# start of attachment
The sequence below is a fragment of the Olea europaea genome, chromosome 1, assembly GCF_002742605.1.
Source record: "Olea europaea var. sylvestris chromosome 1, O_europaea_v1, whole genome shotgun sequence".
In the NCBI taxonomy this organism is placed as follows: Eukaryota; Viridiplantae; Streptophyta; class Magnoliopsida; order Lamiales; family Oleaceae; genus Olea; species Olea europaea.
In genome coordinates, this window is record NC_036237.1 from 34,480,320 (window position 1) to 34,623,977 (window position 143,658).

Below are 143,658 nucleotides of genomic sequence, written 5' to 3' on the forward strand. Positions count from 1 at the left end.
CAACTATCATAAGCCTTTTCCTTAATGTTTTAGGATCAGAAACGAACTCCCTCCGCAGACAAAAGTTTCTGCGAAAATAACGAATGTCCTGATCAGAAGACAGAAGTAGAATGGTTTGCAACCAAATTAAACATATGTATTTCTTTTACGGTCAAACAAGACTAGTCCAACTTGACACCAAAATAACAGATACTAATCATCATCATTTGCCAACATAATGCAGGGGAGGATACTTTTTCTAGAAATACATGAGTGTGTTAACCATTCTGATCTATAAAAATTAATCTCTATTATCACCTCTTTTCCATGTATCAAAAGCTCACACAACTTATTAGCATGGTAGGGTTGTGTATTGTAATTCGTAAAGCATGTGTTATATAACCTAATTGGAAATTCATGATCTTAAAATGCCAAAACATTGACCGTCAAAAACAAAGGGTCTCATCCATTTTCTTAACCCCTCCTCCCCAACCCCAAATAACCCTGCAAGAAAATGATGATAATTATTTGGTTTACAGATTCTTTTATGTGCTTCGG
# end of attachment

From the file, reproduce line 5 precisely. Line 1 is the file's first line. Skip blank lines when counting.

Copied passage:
Below are 143,658 nucleotides of genomic sequence, written 5' to 3' on the forward strand. Positions count from 1 at the left end.